If the master goes down, the slave can take over. Managing these failures (when
not using SimpleDB) requires some additional work for swapping IP addresses or
domain name entries, but it is not very difficult.
Moving toward the more difficult end of the self-managed replication
spectrum allows you to maintain availability during failure that involves more than
a single server. There is more work to be done if you are going to handle two servers
going down in a short period, or a server problem and a network outage, or a problem
that affects the whole data center.
Creating a database solution that maintains uptime during these
more severe failures requires a certain level of expertise. It can be
simplified with cloud computing services like EC2 that make it easy to start
and manage servers in different geographical locations. However, when there are
many moving parts, the task remains time consuming. It can also be expensive.
When you use SimpleDB, you get high availability with your data
replicated to different geographic locations automatically. You do not need to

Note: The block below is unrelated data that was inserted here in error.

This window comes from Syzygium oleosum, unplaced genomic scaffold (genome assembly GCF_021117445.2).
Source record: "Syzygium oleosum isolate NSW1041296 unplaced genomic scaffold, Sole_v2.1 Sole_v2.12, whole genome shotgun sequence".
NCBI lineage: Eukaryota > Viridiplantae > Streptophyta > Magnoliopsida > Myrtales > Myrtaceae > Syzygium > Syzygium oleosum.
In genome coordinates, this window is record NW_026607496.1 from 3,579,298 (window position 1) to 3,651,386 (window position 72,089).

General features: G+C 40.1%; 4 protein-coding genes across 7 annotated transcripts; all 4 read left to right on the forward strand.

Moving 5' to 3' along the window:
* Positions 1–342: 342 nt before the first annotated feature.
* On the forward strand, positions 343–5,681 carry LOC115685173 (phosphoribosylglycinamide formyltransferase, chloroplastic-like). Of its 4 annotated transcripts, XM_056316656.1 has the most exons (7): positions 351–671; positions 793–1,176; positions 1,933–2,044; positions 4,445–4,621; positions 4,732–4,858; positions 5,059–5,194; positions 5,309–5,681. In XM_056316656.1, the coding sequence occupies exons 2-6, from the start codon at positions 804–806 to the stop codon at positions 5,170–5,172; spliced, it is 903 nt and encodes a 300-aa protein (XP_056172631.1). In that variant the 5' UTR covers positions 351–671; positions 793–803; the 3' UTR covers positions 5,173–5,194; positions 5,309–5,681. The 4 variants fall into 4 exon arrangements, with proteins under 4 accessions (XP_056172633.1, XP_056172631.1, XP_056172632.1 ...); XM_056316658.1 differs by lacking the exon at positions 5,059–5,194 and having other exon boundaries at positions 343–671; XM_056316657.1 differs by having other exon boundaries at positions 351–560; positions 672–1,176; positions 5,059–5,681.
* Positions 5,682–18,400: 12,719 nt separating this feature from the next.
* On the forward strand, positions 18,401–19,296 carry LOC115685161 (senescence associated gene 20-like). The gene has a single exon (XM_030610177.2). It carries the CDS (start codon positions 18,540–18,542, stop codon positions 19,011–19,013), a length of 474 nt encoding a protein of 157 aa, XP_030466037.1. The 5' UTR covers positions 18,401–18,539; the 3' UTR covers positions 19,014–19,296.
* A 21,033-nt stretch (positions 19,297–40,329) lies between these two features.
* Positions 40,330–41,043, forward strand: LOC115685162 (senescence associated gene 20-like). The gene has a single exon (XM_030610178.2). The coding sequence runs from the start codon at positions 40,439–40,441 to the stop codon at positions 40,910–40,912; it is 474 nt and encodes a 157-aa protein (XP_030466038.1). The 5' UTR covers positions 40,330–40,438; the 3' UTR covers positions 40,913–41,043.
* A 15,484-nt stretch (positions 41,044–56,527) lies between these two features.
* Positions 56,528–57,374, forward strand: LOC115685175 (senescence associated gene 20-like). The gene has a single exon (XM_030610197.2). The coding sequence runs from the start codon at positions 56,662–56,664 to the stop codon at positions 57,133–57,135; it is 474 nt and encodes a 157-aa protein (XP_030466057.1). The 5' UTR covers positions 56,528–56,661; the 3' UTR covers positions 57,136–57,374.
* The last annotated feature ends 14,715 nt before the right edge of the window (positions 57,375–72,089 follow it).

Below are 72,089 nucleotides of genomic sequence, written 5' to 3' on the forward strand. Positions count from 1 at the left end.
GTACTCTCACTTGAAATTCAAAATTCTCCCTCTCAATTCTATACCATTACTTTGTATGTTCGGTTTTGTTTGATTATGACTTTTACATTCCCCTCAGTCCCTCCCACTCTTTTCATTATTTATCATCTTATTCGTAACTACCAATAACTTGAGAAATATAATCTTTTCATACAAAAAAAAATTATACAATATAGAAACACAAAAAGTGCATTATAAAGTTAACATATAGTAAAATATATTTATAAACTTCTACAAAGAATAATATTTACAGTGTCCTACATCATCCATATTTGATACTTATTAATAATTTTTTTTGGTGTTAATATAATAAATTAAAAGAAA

do any extra work or become an expert on high availability or the specifics of
replication techniques for one vendors database product. This is a huge
benefit not because that level of expertise is not worth attaining, but because
there is a whole class of applications that previously could not justify that
One of the consequences of replicating database updates
across multiple servers and data centers is the need to decide what kind of
consistency guarantees will be maintained. A database running on a single
server can easily maintain strong consistency. With strong consistency, after
an update occurs, every subsequent database access by every client reflects the
change and the previous state of the database is never seen.
This can be a problem for a database cluster if the purpose of